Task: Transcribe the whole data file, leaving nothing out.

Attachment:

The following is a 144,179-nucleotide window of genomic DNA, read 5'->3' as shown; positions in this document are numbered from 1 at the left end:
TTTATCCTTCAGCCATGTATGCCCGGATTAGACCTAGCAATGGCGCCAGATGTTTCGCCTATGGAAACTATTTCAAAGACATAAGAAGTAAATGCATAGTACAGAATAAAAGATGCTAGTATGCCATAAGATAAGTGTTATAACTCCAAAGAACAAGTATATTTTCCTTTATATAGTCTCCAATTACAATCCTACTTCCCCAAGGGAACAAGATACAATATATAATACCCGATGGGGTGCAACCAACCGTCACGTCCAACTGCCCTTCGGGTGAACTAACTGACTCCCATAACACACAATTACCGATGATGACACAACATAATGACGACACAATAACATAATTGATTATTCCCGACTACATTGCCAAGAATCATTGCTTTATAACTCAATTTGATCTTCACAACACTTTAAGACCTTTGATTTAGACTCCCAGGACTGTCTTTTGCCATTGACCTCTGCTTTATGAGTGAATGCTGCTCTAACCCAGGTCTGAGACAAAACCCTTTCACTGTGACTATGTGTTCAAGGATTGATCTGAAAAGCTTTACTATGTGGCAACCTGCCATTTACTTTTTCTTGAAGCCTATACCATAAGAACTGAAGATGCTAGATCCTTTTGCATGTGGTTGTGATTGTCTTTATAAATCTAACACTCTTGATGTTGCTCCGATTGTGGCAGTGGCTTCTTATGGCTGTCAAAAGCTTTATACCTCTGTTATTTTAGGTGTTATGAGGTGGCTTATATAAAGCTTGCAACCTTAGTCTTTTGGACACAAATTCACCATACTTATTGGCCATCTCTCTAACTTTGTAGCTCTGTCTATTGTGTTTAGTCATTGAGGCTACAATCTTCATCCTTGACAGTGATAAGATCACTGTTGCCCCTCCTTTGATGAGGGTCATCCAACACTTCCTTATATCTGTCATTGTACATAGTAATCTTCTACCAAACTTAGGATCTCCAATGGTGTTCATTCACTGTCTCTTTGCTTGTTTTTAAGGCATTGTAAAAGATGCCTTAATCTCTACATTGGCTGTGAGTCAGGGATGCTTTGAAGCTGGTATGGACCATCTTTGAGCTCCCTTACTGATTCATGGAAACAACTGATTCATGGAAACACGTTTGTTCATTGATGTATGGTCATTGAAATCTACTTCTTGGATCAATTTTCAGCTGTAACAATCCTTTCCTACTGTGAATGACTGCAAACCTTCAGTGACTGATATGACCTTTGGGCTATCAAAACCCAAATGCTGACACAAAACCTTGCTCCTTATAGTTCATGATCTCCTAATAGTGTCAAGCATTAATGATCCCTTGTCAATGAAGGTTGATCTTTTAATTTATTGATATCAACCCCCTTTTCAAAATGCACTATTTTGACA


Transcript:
The following is a 144,179-nucleotide window of genomic DNA, read 5'->3' as shown; positions in this document are numbered from 1 at the left end:
TTTATCCTTCAGCCATGTATGCCCGGATTAGACCTAGCAATGGCGCCAGATGTTTCGCCTATGGAAACTATTTCAAAGACATAAGAAGTAAATGCATAGTACAGAATAAAAGATGCTAGTATGCCATAAGATAAGTGTTATAACTCCAAAGAACAAGTATATTTTCCTTTATATAGTCTCCAATTACAATCCTACTTCCCCAAGGGAACAAGATACAATATATAATACCCGATGGGGTGCAACCAACCGTCACGTCCAACTGCCCTTCGGGTGAACTAACTGACTCCCATAACACACAATTACCGATGATGACACAACATAATGACGACACAATAACATAATTGATTATTCCCGACTACATTGCCAAGAATCATTGCTTTATAACTCAATTTGATCTTCACAACACTTTAAGACCTTTGATTTAGACTCCCAGGACTGTCTTTTGCCATTGACCTCTGCTTTATGAGTGAATGCTGCTCTAACCCAGGTCTGAGACAAAACCCTTTCACTGTGACTATGTGTTCAAGGATTGATCTGAAAAGCTTTACTATGTGGCAACCTGCCATTTACTTTTTCTTGAAGCCTATACCATAAGAACTGAAGATGCTAGATCCTTTTGCATGTGGTTGTGATTGTCTTTATAAATCTAACACTCTTGATGTTGCTCCGATTGTGGCAGTGGCTTCTTATGGCTGTCAAAAGCTTTATACCTCTGTTATTTTAGGTGTTATGAGGTGGCTTATATAAAGCTTGCAACCTTAGTCTTTTGGACACAAATTCACCATACTTATTGGCCATCTCTCTAACTTTGTAGCTCTGTCTATTGTGTTTAGTCATTGAGGCTACAATCTTCATCCTTGACAGTGATAAGATCACTGTTGCCCCTCCTTTGATGAGGGTCATCCAACACTTCCTTATATCTGTCATTGTACATAGTAATCTTCTACCAAACTTAGGATCTCCAATGGTGTTCATTCACTGTCTCTTTGCTTGTTTTTAAGGCATTGTAAAAGATGCCTTAATCTCTACATTGGCTGTGAGTCAGGGATGCTTTGAAGCTGGTATGGACCATCTTTGAGCTCCCTTACTGATTCATGGAAACAACTGATTCATGGAAACACGTTTGTTCATTGATGTATGGTCATTGAAATCTACTTCTTGGATCAATTTTCAGCTGTAACAATCCTTTCCTACTGTGAATGACTGCAAACCTTCAGTGACTGATATGACCTTTGGGCTATCAAAACCCAAATGCTGACACAAAACCTTGCTCCTTATAGTTCATGATCTCCTAATAGTGTCAAGCATTAATGATCCCTTGTCAATGAAGGTTGATCTTTTAATTTATTGATATCAACCCCCTTTTCAAAATGCACTATTTTGACA